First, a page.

War of the Orchids – Political power struggles within Venezuela & US interests

On January the 10th, Venezuelan President Nicolas Maduro was sworn in as President of Venezuela for a second time despite claims the 2018 election was illegitimate.

One day later on the 11th, The Venezuela National Assembly declared the election to be invalid and proclaimed their leader Juan Guaidó as President.

Whilst Maduro still claims power Guaidó is still contesting it.

Outside Venezuela, a number of countries have announced support for Guaidó. According to Reuters, Paraguay has cut political ties with Venezuela after Manduri was sworn in for a second term, Peru has withdrawn the country’s diplomats in objection, Brazil has issued support for Guaidó. Finally, and perhaps most significantly, the United States has labeled Maduro’s claim as “illegitimate” and have voiced official support for protestors.

“On behalf of President Donald Trump and all the American people, let me express the unwavering support of the United States as you, the people of Venezuela, raise your voices in a call for freedom.”

U.S. Vice President Mike Pence

United States interests in Venezuela:

Early into the Trump’s presidency, Maduro and his party blamed the United States and Trump for the issues plaguing Venezuela. Therefore the United States and Donald Trump have personal bones to pick with Maduro.

In 2018 (January – October), the United States imported between 13,000 and 21,000 barrels of oil and petroleum. Whilst this is down from previous years as the United States has focused on producing their own oil (reaching 11 million barrels per day last year), the United States still consumes almost 20 million barrels per day meaning they still have a significant interest in Venezuela and it’s stability.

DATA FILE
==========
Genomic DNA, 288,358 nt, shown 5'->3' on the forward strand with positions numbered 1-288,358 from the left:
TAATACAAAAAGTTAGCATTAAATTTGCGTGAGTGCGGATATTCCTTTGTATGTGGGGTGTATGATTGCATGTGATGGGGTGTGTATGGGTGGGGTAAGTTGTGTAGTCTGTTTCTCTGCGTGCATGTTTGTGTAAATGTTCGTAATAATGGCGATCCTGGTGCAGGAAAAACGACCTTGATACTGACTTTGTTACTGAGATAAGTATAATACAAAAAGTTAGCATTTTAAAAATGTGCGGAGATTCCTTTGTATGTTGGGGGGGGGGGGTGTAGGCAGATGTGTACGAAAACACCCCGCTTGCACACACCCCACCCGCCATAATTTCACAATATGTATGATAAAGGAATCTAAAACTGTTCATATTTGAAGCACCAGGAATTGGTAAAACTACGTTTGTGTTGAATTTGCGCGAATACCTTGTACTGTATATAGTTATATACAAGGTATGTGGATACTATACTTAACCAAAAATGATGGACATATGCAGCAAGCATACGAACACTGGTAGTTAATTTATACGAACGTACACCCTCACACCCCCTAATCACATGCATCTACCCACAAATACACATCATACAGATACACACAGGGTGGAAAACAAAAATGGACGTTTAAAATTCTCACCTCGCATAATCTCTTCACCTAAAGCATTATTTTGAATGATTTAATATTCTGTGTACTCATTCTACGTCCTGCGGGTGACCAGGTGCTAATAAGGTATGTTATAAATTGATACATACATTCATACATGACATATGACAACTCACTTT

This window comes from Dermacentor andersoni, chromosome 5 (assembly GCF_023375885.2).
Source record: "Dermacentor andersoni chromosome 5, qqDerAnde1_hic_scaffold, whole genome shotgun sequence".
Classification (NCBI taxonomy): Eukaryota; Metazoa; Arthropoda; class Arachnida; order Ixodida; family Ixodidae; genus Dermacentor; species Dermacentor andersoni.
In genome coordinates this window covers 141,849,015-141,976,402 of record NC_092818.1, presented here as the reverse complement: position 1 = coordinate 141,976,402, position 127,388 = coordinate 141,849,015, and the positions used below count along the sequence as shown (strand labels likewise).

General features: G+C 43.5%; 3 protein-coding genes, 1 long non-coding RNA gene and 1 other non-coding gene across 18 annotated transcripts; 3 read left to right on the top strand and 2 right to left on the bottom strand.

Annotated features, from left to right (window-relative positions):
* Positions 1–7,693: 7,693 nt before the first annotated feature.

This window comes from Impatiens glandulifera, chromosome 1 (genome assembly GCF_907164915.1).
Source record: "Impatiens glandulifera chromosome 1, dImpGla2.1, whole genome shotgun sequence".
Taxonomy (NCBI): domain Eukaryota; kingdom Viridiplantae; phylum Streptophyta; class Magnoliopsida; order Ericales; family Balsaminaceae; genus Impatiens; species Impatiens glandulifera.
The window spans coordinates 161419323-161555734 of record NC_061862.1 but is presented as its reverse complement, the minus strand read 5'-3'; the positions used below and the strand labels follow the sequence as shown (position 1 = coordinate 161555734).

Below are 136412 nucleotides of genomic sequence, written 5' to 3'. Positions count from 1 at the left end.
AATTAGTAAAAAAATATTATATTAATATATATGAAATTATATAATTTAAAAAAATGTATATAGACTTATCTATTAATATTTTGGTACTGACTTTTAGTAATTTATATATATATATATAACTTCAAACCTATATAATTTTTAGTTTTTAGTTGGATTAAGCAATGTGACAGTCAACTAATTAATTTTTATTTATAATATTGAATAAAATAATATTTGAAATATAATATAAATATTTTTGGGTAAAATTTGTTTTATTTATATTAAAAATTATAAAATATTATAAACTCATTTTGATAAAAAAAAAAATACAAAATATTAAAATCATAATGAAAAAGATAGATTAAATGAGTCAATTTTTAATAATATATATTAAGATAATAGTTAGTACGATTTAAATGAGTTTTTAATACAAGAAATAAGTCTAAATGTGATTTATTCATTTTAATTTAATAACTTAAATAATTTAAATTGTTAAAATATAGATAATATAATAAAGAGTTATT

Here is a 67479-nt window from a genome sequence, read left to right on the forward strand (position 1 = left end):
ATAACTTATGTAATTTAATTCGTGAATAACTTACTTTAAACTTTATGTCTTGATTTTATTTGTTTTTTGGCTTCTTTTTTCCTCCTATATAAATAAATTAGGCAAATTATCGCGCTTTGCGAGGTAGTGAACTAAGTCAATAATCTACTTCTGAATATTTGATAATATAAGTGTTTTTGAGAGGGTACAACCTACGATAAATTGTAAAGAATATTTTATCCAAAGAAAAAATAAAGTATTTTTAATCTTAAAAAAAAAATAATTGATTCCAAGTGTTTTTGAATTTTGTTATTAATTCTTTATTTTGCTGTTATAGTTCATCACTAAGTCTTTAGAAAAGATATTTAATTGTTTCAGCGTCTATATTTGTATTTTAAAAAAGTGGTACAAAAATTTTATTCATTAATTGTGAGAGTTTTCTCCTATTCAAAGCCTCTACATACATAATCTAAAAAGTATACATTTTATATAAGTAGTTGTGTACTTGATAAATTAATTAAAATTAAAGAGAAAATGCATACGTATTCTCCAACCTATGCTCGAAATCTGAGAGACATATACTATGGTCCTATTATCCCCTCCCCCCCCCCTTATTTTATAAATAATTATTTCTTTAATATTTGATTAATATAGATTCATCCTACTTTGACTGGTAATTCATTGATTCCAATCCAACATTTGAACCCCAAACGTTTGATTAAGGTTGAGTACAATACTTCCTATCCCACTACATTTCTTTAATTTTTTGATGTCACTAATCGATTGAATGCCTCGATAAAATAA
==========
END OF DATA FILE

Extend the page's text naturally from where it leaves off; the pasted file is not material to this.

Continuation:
Concerns surrounding refugees and migration has also become an overwhelming issue for the Trump administration. With Trump cracking down on migration, refugees, and asylum seekers hoping to escape their homelands and cross the border; Increased or continued instability within Venezuela will force more to leave in the future. According to the UN Refugee Agency and the UN Migration Agency, the total number of Venezuelan migrants and asylum seekers has now reached 3 million. And whilst the majority have been hosted by neighbouring countries, thousands still make the long journey up to the United States border each year.

Now Maduro has ordered the departure of US diplomats from the country in consequence for the country’s support of his opposition, however, according to the Washington Post, it may be the military that determines whether or Maduro retains control of the country. Whilst the Venezuelan armed forces have publically declared support for Maduro, some suspect internal/private uncertainty due to small actions such as noticeable restraint shown towards both Guaidó and the civilian protests.

The election of Jair Bolsonaro